Launchpad: Sounds neat, and it is. Launchpad puts all of your applications in one spot and makes it much easier to find those not-so-often used apps. For example, every once in a while, I may use the Preview program, but not enough to put it in my dock. Before Lion, you would have to go to your desktop, open a new finder window, find and click on the Applications folder and navigate to the Preview icon. Of course, there were other ways to access it, but that’s one of the more common – and tedious - methods. That’s where the Launchpad comes in handy. Launchpad is an icon that sits in your dock where you can click it for easy access to everything in your Applications folder. It works a little like Snow Leopard’s Application dock icon, but is much easier and utilizes mouse gestures to scroll through all of your apps and sub-folders. Pretty neat.

Launchpad puts all your apps in one easy to access location.

Overhauled System Profiler: The System Profiler, which is accessible through “About this Mac” is a very handy app for looking “under the hood” of your Mac. This app holds information on all of your hardware, software, memory and more. And with the latest version of it, Apple has created a very nice graphical interface that quickly shows how much hard drive space you have on each of your hard disks and uses a bar graph and color scheme to show which types (music, video, etc.) and the sizes of files you have stored on your drive. It’s still located in the Apple in the upper left-hand portion of your screen.

The graphical interface of Lion's System Profiler is a nice touch.

Well, that’s it for the pros. There are some other advantages that I do like, but these are the major ones. Be sure to check back later this week for the cons to OS X Lion.

Saturday, July 2, 2011

Is Facebook dissing iPad again?

Mark Zuckerberg and Co. are ready to unveil an “awesome new product” in connection with their massively popular Facebook site this Wednesday, July 6. And although early rumors hinted at a mobile app for iPad and other tablet PCs, it’s beginning to look a lot like the news may be chat-related.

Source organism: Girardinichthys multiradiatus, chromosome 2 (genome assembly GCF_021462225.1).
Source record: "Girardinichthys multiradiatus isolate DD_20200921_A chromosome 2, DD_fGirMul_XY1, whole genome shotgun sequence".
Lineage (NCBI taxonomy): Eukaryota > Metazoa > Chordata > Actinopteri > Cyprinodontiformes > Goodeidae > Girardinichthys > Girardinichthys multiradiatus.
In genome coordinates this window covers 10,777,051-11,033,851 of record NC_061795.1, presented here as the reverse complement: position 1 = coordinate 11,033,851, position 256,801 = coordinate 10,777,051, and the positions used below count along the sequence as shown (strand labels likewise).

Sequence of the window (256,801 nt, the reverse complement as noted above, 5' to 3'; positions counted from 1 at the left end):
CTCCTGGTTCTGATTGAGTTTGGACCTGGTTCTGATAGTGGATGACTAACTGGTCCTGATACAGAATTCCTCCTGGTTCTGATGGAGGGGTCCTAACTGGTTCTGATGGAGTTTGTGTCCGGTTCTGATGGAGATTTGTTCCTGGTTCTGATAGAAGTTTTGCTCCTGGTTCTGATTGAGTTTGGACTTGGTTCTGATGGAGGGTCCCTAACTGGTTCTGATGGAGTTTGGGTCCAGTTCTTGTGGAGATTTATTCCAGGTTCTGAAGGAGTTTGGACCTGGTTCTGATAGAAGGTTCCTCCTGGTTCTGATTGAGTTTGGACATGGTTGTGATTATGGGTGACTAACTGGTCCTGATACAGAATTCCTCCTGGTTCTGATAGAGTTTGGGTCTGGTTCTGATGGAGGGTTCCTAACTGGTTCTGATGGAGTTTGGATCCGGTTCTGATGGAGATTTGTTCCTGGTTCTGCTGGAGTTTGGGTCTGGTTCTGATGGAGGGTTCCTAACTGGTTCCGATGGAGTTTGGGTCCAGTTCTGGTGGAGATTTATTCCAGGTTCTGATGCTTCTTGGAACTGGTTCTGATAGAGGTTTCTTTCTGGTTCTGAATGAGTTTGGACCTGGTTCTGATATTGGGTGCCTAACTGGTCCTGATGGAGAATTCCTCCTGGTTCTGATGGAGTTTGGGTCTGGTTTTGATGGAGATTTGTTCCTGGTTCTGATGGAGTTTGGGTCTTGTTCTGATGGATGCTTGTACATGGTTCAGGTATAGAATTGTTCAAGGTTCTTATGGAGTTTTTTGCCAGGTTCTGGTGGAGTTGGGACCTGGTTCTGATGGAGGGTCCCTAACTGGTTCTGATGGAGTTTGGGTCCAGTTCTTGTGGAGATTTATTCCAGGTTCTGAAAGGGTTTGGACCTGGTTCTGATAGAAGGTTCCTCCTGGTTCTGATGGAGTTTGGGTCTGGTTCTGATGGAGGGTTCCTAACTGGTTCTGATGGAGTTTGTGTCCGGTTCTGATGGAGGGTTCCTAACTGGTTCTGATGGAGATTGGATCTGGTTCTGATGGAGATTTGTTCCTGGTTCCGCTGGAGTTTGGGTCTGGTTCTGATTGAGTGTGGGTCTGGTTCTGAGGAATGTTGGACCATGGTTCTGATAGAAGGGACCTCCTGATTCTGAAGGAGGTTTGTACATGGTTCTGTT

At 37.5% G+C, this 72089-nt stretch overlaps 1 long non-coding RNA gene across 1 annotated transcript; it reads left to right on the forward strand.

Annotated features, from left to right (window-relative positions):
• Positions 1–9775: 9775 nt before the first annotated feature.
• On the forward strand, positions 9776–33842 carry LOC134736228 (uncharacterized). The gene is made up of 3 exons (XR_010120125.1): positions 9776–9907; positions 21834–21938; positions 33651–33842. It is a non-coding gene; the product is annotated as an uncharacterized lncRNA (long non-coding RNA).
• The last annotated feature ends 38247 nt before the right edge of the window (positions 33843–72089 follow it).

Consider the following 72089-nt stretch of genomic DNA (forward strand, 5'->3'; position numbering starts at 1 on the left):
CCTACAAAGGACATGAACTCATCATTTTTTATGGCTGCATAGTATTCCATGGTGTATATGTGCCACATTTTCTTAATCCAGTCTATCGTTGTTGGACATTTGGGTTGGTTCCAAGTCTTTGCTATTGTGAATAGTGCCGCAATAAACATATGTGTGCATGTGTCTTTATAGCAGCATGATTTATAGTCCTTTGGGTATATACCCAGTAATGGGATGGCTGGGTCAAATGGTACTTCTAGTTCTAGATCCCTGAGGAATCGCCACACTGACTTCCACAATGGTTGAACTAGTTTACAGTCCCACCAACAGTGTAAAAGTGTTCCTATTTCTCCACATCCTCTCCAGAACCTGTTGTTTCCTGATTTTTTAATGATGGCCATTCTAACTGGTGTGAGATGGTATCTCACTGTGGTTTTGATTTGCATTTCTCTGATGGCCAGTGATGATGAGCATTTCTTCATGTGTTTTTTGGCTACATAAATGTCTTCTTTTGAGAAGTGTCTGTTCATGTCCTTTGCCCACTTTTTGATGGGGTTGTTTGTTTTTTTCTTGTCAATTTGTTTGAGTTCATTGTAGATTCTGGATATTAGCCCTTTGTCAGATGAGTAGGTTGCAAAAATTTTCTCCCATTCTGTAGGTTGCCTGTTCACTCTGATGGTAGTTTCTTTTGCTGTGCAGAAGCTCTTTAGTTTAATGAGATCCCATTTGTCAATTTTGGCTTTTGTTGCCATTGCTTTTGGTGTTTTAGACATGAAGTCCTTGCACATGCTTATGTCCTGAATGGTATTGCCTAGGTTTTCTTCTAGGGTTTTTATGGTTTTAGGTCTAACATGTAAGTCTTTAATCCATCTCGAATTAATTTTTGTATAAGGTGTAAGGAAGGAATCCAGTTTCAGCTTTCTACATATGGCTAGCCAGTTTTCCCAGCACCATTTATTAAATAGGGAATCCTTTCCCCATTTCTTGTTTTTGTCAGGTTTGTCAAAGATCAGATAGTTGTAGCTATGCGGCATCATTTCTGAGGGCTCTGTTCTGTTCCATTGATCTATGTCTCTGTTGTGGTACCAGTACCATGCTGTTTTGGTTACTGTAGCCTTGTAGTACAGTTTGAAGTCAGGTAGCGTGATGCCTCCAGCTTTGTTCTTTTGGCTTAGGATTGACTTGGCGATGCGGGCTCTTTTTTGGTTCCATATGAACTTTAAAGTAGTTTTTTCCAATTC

The website Tech Crunch is reporting that Facebook is planning to launch a new video chat product, which will utilize Skype and work within a Web browser. Tech Crunch is also reporting that the new product — being developed by Facebook’s 40-person Seattle team — will have a “desktop component.” The Facebook video chat platform would provide some competition for Google’s plunge into social networking with Google+.

Meanwhile, as rumors swirl around a possible video chat app, many iPad and tablet users are holding out hope for a dedicated Facebook app for the iPad. Since the release of the Facebook iPhone app, many have been clamoring for an iPad-optimized app to take advantage of the tablet’s larger screen size.

According to The New York Times, the iPad app was supposed to have been released sometime in early July. However, Zuckerberg has been reluctant in the past to release an iPad-specific app for Facebook, stating that the iPad is “not a mobile device.” Many disagree. The only way to use Facebook on the iPad currently is through the Safari (or other Web browser) iPad app or via one of the many third-party Facebook apps available, such as the popular Friendly for Facebook.

It remains to be seen if the announcement will be the much-desired iPad/tablet app or if Facebook will kick the can down the road and delay a tablet app even further. I’m crossing my fingers for a new Facebook app, but for now I’ll have to stick with Friendly for Facebook.